Google’s ongoing clash with the Australian regulators is making a convincing argument yet again for the decentralized news network as users struggle to find a middle ground for a seemingly lose-lose situation for them.
Through an open memo on Monday, Google warned its users that the newly proposed legislation could endanger the Australian users’ data privacy as both online services giants, Google and YouTube, will be forced to share confidential user information to media companies.
Are the digital lives of Australians in jeopardy?
The Google Search free services are at risk as big media companies will be targeting and exploiting every move you make to bring about an uptick in their viewership. Clearly, the new government regulation jeopardizes data privacy and protection of users and will adversely impact the way Aussies use Google and YouTube search services, noted the letter.
Moreover, YouTube’s regional head of Asia Pacific warned of another possible implication on content creators who face the risk of going unnoticed and earn fewer views or likes when news publishers take over the platform.
We may be obligated to share our platform’s confidential information regarding viewership numbers, consumer engagement and content consumption with the media companies, thus resulting in them holding huge monopolies over how users choose to live their digital lives. And that could be potentially disadvantageous to most content creators and viewers.
Government refutes the claims
With Facebook, Google and YouTube forming a tripartite affiliation in battling the Australian government together, Australia’s regulatory commissioning body, the Australian Competition and Consumer Commission (ACCC) slammed the internet giants for misleading viewers with fake information. The regulators refuted the allegations and confirmed that they hadn’t pressurized any of these tech giants to share information.
We confirm that Google, YouTube and Facebook will not be compelled to charge fees to their customers and will not be obliged to share confidential user information with Australian media companies. No one will be forced to divulge details unless they choose to do it themselves.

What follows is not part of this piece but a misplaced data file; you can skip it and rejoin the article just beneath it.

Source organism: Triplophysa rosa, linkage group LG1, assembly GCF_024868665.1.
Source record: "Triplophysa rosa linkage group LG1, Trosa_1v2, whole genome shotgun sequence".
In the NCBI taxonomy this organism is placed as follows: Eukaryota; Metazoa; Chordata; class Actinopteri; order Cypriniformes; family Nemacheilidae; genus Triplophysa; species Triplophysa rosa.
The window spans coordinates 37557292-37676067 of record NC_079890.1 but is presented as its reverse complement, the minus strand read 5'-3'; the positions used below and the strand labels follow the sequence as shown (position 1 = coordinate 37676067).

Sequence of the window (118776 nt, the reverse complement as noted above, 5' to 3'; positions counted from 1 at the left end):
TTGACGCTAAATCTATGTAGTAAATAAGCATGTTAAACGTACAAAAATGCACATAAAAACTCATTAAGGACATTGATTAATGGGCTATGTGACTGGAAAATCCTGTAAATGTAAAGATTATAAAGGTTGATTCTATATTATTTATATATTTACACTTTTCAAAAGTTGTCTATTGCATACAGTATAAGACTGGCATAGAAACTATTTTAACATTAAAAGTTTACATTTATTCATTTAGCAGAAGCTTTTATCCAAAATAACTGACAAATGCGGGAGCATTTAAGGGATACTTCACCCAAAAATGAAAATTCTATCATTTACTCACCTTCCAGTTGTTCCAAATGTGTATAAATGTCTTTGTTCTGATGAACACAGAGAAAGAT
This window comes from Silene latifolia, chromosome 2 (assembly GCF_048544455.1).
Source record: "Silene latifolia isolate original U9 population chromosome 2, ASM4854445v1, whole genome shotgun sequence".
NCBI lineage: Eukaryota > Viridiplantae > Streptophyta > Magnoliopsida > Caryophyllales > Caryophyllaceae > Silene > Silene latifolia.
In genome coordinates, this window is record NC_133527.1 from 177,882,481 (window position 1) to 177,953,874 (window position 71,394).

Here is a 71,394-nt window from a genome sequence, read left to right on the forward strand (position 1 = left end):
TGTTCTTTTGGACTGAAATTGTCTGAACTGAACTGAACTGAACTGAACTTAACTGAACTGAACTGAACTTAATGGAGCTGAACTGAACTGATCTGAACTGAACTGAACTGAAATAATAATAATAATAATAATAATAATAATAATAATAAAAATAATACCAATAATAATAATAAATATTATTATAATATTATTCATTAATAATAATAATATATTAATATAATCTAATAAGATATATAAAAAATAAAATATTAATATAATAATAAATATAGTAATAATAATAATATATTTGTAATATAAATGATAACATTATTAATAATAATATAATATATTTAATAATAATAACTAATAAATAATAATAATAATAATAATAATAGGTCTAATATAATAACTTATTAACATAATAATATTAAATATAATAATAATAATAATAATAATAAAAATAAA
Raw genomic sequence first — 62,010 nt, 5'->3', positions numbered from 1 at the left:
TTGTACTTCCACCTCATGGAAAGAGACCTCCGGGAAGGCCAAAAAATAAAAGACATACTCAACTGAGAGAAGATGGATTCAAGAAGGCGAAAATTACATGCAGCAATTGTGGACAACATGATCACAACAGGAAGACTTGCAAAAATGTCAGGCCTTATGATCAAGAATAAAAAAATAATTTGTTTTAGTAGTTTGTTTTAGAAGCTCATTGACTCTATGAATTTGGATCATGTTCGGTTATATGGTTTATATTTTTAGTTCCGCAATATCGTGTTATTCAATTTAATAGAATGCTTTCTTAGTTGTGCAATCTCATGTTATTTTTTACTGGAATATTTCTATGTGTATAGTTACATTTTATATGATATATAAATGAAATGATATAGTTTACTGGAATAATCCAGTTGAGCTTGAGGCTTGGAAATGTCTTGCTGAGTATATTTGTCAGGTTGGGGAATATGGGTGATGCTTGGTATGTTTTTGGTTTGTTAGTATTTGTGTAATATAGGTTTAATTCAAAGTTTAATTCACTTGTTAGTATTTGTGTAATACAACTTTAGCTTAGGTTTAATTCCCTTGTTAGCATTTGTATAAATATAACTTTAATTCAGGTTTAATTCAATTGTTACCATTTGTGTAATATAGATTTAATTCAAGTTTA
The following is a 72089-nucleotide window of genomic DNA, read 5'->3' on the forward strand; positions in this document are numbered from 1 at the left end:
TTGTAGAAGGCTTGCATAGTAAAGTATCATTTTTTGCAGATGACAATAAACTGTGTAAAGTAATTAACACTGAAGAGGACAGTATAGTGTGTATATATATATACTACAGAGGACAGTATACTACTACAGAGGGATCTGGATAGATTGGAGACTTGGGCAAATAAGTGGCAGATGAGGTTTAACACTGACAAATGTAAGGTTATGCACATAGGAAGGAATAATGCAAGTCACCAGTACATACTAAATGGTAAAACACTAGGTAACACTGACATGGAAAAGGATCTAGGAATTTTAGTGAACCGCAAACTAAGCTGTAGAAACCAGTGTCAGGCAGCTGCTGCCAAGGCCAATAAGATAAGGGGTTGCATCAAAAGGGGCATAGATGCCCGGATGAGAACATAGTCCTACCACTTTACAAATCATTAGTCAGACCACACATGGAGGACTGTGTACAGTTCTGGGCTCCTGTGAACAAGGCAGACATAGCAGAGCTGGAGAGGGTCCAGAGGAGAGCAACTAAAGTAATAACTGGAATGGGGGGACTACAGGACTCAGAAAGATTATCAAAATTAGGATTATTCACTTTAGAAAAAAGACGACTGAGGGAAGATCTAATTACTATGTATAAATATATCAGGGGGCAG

Dismissing Google’s claims by calling it “rather cynical”, the minister-in-chief for the ACCC, Josh Frydenberg, added that the proposal is only in its preliminary advisory stage and no decision has been made on this regard yet. It further invites media publishers and online streaming companies to provide their feedback on or before August 28.
I find this somewhat ironic considering the fact that the world’s largest data aggregator is making sweeping statements about privacy and security enforcement when it is battling privacy violation lawsuits concomitantly.
Is a decentralized news network the answer?
And while Google and the Australian government continue to be at loggerheads over the new legislation and rising tensions over government’s substantial handed intervention, it is time for us to rethink what can happen if we allow too much power to accumulate in one hand. This is what media centralization will end up with. And this is why we need a decentralized news platform where no single entity holds the ultimate supremacy.
Image Source: Medium.com
Today, there is a building wave of outrage among emerging content creators who are looking for a better, more just, and less centralized control over hosting platforms. There is no denying that these digital streaming platforms have a lot of sway with their algorithms, which is essentially plaguing the whole system and preventing upcoming vloggers, artists, and creators from finding their niche.
How often have we come across an instance when we start reading a news story but can’t read the rest because it needs us to pay for a month’s subscription? The press must have freedom from control, but what can sustain writers? This is where the economy of blockchain comes in but who runs it? This is where people of all affiliations must come in to balance each other out.
Blockchain for freedom of speech
A decentralized news network based on blockchain technology is apolitical, but it could be misused when not adopted massively. The more a system gets mass support, the lesser the chances of it being controlled by a powerful usurping group. The distributed nature of blockchain prevents the centralization of power by government agencies, corporate entities like Google or Facebook, or even a single powerful individual.
And while there is no denying the massive information flow and ease of use brought along by these significant internet players, and that it is highly unlikely that any other platform has it in them to challenge their massive popularity, what decentralized news platform can do is associate with social media platforms and enable a more diverse and flexible system.
Blockchain solutions can seamlessly co-exist with centralized systems and set the course for the decentralization of the critical monetization process, thus making the network less saturated and more tolerant of diversity and freedom of speech.